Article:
News: Ley talks consumer-directed care for 2016
“The best thing to happen this year for me was that I became the minister for aged care,” federal health minister Sussan Ley said. “I put my hand up when the change of prime minister occurred because I believe it was the right time for aged care to come back into the health portfolio, where it used to be, and to link the important aspects of health and ageing.”
She said the important change for the sector in 2015 was the move to consumer-directed care.
“We’re not going to transition overnight, but we know where we want to go,” she said. “We know how we are going to get there. Most importantly, we know it’s going to work for consumers, for those who do have every right to say what services they want delivered to them, how they want them, what they want to pay for them, and for there to be some real competition in the market.”
She expects the industry roadmap to be delivered shortly, which she says is an “exciting response from the sector that indicates where they believe we need to be going more broadly”.
“I say that’s exciting because, again, it’s not government dictating to people who work each and every day in the important area of aged care what the future needs to look like, both for residential and home care, but it’s a roadmap coming back to us, to me as minister. I haven’t got that yet. I’m getting it very soon, and I will obviously have more to say when I do receive it.”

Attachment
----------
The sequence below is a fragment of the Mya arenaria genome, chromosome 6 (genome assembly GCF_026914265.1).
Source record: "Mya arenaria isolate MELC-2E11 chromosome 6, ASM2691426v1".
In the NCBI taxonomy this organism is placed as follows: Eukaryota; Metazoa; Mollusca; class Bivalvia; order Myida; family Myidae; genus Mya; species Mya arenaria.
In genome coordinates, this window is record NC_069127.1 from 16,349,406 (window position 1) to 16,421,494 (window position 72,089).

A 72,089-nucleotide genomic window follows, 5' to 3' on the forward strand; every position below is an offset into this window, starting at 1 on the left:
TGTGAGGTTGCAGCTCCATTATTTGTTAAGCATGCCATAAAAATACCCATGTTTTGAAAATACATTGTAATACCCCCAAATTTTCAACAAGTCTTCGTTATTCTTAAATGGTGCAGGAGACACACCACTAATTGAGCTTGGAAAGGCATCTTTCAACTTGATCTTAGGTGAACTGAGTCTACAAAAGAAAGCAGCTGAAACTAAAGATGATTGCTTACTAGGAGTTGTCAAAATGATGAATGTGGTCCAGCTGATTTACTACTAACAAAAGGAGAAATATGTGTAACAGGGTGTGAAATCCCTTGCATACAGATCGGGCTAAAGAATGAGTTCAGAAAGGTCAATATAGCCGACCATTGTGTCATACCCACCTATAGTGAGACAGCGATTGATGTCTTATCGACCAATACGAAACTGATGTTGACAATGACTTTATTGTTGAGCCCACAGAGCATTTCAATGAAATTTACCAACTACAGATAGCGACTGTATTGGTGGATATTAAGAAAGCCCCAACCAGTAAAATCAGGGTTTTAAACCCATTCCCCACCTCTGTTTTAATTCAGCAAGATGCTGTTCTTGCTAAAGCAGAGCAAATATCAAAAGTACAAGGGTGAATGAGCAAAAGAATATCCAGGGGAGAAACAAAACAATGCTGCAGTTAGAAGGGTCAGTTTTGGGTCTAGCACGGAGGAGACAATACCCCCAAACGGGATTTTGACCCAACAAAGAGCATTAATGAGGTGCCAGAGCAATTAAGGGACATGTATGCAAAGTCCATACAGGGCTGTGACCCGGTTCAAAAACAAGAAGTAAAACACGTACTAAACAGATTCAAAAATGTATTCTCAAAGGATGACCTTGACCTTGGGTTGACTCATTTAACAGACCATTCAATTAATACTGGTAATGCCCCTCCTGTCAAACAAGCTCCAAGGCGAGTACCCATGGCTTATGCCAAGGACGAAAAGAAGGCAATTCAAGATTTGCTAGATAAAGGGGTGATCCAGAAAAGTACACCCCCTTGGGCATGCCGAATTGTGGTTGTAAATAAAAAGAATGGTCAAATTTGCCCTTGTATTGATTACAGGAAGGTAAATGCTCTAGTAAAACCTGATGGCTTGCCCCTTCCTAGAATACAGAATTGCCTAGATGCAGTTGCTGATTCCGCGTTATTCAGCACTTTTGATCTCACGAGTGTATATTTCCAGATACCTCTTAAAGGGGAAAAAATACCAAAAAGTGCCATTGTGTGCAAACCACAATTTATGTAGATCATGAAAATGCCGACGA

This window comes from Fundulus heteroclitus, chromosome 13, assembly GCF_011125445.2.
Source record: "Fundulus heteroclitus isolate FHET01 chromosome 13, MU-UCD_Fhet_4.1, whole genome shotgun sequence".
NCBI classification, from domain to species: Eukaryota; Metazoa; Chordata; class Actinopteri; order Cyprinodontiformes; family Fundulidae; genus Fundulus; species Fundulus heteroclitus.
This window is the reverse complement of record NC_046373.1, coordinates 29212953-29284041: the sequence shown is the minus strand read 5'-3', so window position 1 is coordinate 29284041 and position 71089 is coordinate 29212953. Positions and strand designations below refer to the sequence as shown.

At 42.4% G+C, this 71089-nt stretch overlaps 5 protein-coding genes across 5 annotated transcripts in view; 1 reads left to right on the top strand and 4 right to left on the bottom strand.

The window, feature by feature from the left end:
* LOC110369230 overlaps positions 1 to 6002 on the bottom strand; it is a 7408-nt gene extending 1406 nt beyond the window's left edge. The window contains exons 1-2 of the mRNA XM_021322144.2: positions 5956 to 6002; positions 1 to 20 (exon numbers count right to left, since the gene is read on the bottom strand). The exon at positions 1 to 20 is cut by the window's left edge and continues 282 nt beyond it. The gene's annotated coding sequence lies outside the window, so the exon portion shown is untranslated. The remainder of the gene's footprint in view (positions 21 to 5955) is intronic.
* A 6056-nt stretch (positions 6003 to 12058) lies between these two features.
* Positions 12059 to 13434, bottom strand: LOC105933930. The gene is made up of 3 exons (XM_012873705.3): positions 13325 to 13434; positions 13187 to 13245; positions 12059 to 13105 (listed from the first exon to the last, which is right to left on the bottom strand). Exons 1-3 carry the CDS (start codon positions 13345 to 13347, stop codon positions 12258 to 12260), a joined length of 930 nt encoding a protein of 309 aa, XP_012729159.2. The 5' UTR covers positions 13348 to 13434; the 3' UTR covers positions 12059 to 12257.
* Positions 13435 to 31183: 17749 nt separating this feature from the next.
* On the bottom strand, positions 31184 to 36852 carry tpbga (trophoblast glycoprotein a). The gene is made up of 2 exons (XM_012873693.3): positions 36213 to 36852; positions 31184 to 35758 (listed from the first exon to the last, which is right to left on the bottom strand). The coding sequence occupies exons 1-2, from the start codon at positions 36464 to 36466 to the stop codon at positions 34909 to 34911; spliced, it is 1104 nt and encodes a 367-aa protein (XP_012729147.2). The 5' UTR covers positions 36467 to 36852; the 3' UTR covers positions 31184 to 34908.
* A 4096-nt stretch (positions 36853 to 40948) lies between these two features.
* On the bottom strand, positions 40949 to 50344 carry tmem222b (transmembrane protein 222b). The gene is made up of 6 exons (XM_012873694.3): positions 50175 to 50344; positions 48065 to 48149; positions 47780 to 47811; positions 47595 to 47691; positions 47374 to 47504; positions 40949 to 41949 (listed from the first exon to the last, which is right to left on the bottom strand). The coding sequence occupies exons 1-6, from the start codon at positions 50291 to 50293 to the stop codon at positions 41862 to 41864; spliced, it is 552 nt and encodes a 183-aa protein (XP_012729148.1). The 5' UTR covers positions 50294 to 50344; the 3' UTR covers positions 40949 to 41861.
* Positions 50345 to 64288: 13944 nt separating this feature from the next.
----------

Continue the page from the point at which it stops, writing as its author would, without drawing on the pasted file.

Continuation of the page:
Moving into an election year, Ley says the government will continue to engage with the community around consumer care packages, and build meaningful services, policies and programs for individuals.
“Obviously, I’ll have more to say during the election campaign, but my passion is rural and regional aged care. I come from western New South Wales, and I know that what works in the city doesn’t always work so well in the bush. I’m interested in particular models and particular financing models around rural and regional aged care.”
When asked about criticisms of her recent mental health reforms, which some say fail to recognise the needs of older people, Ley was quick to suggest people need to speak to consumers themselves.
“One of the initiatives I’m keen to start around quality is asking older people themselves what quality looks like, what it means to them, and how we, both in residential and home and community care, should measure it appropriately.
“Just because someone else thinks quality exists doesn’t mean the most important person at the centre of that care agrees with them. I want to find ways of measuring and then valuing quality in terms of the individual and what it means for them.”